Hello World was written to the top of the screen! Then a second or so later the bottom half of the screen turned into random ASCII garbage. Then a second or so later the computer rebooted. Well, that’s not good. Time to debug!
So the computer comes back up, I take a look, and I don’t have ANY code. I hadn’t saved (and this was long enough ago there was no auto-save). I had to start ALL over again. In the end, I did manage to re-write my code, got it working and even got an A. I also learned that I needed to save my work before running it. Well, learned my lesson for the first time (of many).
I have attempted to put a sanguine spin on this mishap, based on something Phil Factor once wrote: if you throw away (or lose) the code the first time around, the second time you write it, the code will probably be better. This is because the first time you’re writing a set of code, you’re trying to force the pieces together and get the code working; the second time around, you have a working algorithm in mind, so the code will likely be much cleaner.
I call this the “setup, dump, & swap”. Essentially we need to create an empty copy of the table, with the desired index(es), dump all the data into it, and then swap it in. There are couple ways you can do this, but it boils down to the same basic premise: It’s “better” (probably not in terms of speed, but definitely in terms of efficiency and overhead) to fill this new copy of the table & its indexes, than it is to build the desired index on the existing table.
As Nate notes, “very large” here will depend on your environment, but this is a useful technique because the old table can be live until the moment of the swap. As Nate writes this, I’m actually in the middle of one of these sorts of swaps—one that will take a week or two to finish due to pacing.
As this post was prompted by my post on bitwise logic, we’re going to base our algorithm around the XOR cypher. Basically this cypher works by taking a key which for simplicity sake will be a single byte and XOR-ing that against the message (or plain text) that we want to encrypt.
Let’s look at an example of how this is going to work.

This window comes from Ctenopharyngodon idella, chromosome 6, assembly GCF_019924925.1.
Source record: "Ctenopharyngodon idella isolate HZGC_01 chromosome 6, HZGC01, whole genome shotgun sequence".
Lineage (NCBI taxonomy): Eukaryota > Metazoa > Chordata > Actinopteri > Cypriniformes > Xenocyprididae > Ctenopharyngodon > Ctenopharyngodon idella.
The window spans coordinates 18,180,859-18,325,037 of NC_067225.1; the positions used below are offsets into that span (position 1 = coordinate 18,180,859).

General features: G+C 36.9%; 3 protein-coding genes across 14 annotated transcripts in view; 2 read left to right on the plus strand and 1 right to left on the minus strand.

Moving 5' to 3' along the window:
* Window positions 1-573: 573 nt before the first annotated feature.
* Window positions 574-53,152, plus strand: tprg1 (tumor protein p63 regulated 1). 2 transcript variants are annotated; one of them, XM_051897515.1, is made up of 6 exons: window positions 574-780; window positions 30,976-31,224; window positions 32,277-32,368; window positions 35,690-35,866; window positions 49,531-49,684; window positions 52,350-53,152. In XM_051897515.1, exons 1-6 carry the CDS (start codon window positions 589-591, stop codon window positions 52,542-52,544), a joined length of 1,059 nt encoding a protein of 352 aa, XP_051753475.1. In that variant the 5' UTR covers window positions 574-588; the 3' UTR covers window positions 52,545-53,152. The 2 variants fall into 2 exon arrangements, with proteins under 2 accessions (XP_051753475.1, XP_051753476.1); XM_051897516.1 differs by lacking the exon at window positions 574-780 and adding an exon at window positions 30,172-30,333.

Let’s say that we want to encrypt the plain text ‘SQLUndercover’. How are we going to do this? Firstly we need to remember that all text characters are represented by a single byte as an ASCII code. ‘SQLUndercover’ is represented by the following set of ASCII codes, 83 81 76 85 110 100 101 114 99 111 118 101 114.
I definitely recommend reading this article for two reasons: first, because it’s interesting; second, because it shows how easy it is to break amateur crypto. If you feel the need to roll your own cryptographic algorithm, follow my Official Crypto Flow Chart (patent pending): Do you have a PhD in mathematics with a specialty in cryptanalysis? If not, don’t do roll your own crypto; if so, maybe do it but even then probably not.
Now that the extended events session is setup we can use some queries to query information about our AGs and error messages happening on our servers. First to query when the server failover and becomes your primary server query the event availability_replica_state_change. The first 10 lines just read in the files for the extended event session so you don’t have to identify the exact filenames. Then we parse the xml event for get the timestamp, previous state, current state, repliace name, and group name for the event FROM the filenames we collected before. In the WHERE clause were are looking for when the state has changed to PRIMARY_NORMAL indicating a failover to the server.
Read on for scripts showing what she extends and also how to query this data.